Atelier Rotterdam III

Energy Transition as Leverage for Socially Inclusive City Making

2017 - 2020

The IABR–Atelier Rotterdam used the energy transition as a driver for inclusive urban development as well as for other important challenges. Examples are food, the productive city, housing, and social justice. This way the energy transition is not only a goal, but also a means – a lever that can be consciously used to work on an attractive future, and a resilient and inclusive Rotterdam.

In the 2017-2020 period, Atelier Rotterdam conducted research by design in different ways and at different levels to explore the possibilities of the energy transition for the city. In the context of the Architecture Biennale 2018, it developed new building typologies for the energy transition. At the M4H+ test site, the Atelier explored the possibilities of circular economy and integrated area development, and in 2019 and 2020, the Atelier worked on the development of a Local Energy Action Plan for the Bospolder-Tussendijken district.

Bospolder-Tussendijken. Photo: Frank Hanswijk
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Bospolder-Tussendijken, Rotterdam. Foto: Frank Hanswijk

Rotterdam will switch to renewable energy in the coming years, district by district. The energy transition will be accompanied by the biggest renovation of the city since its postwar reconstruction. But many urban districts are also facing other problems, ones that residents consider more pressing. Vulnerable districts consider housing shortages, unemployment, high school dropout rates, debt, and street safety to be more pressing than the energy transition.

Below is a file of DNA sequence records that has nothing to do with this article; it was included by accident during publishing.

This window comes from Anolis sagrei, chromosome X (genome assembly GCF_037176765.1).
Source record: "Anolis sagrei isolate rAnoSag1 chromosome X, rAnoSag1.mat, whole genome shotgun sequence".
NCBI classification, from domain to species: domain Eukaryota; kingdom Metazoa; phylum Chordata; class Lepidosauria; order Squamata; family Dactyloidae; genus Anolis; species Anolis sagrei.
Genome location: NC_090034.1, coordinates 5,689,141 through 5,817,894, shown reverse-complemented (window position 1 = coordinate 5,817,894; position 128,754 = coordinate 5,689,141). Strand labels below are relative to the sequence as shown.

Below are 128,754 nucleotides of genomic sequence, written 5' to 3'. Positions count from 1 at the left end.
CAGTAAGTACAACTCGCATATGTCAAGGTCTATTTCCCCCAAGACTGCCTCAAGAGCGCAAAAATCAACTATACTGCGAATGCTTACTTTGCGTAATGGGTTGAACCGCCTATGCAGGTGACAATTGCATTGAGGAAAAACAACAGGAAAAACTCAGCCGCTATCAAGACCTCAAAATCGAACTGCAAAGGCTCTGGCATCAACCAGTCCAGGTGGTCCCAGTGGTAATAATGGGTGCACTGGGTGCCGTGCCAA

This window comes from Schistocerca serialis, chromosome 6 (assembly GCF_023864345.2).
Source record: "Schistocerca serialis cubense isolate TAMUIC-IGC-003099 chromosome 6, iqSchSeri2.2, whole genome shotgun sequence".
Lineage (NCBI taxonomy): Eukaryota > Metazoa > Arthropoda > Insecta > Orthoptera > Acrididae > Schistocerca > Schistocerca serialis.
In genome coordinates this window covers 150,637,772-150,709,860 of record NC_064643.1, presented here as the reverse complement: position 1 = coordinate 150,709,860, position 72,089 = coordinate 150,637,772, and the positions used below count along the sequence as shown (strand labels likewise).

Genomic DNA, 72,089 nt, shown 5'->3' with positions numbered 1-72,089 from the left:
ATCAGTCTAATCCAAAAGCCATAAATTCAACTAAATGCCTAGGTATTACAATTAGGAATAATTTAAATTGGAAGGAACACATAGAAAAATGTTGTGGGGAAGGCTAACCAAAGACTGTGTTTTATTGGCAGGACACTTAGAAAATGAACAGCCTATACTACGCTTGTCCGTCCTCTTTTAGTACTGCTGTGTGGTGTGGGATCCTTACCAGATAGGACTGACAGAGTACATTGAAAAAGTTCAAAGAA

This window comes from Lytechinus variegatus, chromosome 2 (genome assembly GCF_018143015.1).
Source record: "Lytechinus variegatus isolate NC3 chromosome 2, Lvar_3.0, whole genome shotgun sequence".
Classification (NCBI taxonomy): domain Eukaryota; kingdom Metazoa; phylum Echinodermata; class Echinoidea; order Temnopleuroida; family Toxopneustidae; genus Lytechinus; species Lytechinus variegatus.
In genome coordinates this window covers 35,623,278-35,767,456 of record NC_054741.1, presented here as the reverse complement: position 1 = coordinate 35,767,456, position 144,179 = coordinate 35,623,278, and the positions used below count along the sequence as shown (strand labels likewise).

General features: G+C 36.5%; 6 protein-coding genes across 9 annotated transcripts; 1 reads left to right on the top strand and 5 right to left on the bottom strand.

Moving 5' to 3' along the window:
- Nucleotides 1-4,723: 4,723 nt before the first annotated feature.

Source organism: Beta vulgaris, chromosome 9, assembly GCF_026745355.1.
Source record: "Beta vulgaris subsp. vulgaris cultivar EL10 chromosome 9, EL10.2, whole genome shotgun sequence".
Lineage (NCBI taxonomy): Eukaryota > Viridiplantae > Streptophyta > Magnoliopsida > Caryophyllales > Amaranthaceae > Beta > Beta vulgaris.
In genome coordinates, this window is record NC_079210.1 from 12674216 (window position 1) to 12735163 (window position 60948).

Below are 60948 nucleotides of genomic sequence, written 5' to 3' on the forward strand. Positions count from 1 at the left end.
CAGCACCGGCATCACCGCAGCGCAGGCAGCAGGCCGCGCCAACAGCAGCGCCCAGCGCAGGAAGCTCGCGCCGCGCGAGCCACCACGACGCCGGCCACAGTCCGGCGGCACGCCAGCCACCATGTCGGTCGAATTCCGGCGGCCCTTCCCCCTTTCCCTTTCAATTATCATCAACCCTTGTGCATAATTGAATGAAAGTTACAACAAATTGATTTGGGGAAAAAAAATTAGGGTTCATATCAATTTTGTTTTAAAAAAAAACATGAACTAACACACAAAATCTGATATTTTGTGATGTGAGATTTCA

The energy transition is therefore not only a technical challenge, but also a spatial and social one. The transition to a sustainable energy system affects all facets of daily life: from the way people move around, to more energy-efficient homes and energy-producing districts. The energy transition is not taking place on a level playing field: for residents of vulnerable districts, the energy transition does not necessarily mean progress. But the right approach can ensure that citizens have something to gain, that they will become energy producers as well as energy consumers.

In 2018, Rotterdam’s city council designated Bospolder-Tussendijken as one of the districts eligible for a ‘coherent sustainable area approach’. In the coming years, plans are being made to make the district natural gas-free. But BoTu is also a ‘vulnerable’ neighborhood that faces pressing sociocivic problems.

Werksessie in Bospolder-Tussendijken. Foto: Frank Hanswijk

Atelier Rotterdam has been working on the Energy Neighborhood concept since 2019. Together with local stakeholders, the IABR Atelier is exploring how the energy transition can contribute to BoTu’s development into a more inclusive and resilient district. The aim is to collaborate with all partners to develop a working model that can be applied in other districts and more widely, including outside of Rotterdam.